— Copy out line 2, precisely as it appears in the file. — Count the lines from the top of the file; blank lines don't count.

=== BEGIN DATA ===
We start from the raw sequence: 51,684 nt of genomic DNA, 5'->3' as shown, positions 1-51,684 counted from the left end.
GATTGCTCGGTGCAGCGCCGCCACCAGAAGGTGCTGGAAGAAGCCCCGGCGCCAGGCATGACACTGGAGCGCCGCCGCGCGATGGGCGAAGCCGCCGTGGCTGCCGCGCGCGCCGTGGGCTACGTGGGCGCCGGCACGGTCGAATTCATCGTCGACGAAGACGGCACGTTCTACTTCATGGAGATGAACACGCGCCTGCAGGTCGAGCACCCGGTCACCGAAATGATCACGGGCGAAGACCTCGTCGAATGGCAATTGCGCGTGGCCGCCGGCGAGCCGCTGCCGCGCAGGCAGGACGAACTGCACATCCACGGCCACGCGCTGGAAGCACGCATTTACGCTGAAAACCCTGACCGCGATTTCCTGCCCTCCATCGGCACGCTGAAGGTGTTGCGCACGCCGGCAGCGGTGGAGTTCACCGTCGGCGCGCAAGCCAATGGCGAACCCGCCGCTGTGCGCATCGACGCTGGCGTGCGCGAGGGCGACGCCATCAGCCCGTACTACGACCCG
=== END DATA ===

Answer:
GATTGCTCGGTGCAGCGCCGCCACCAGAAGGTGCTGGAAGAAGCCCCGGCGCCAGGCATGACACTGGAGCGCCGCCGCGCGATGGGCGAAGCCGCCGTGGCTGCCGCGCGCGCCGTGGGCTACGTGGGCGCCGGCACGGTCGAATTCATCGTCGACGAAGACGGCACGTTCTACTTCATGGAGATGAACACGCGCCTGCAGGTCGAGCACCCGGTCACCGAAATGATCACGGGCGAAGACCTCGTCGAATGGCAATTGCGCGTGGCCGCCGGCGAGCCGCTGCCGCGCAGGCAGGACGAACTGCACATCCACGGCCACGCGCTGGAAGCACGCATTTACGCTGAAAACCCTGACCGCGATTTCCTGCCCTCCATCGGCACGCTGAAGGTGTTGCGCACGCCGGCAGCGGTGGAGTTCACCGTCGGCGCGCAAGCCAATGGCGAACCCGCCGCTGTGCGCATCGACGCTGGCGTGCGCGAGGGCGACGCCATCAGCCCGTACTACGACCCG